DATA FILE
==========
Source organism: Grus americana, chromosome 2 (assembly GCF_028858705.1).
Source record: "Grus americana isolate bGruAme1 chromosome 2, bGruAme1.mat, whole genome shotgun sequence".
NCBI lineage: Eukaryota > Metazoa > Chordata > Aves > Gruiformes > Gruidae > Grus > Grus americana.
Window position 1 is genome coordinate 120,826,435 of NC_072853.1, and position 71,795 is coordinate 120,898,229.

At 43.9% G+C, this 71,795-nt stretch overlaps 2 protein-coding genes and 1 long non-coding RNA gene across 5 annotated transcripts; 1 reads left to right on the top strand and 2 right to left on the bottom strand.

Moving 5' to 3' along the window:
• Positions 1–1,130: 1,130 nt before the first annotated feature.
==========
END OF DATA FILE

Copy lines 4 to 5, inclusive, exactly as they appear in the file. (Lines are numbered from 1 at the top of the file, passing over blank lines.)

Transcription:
Window position 1 is genome coordinate 120,826,435 of NC_072853.1, and position 71,795 is coordinate 120,898,229.

At 43.9% G+C, this 71,795-nt stretch overlaps 2 protein-coding genes and 1 long non-coding RNA gene across 5 annotated transcripts; 1 reads left to right on the top strand and 2 right to left on the bottom strand.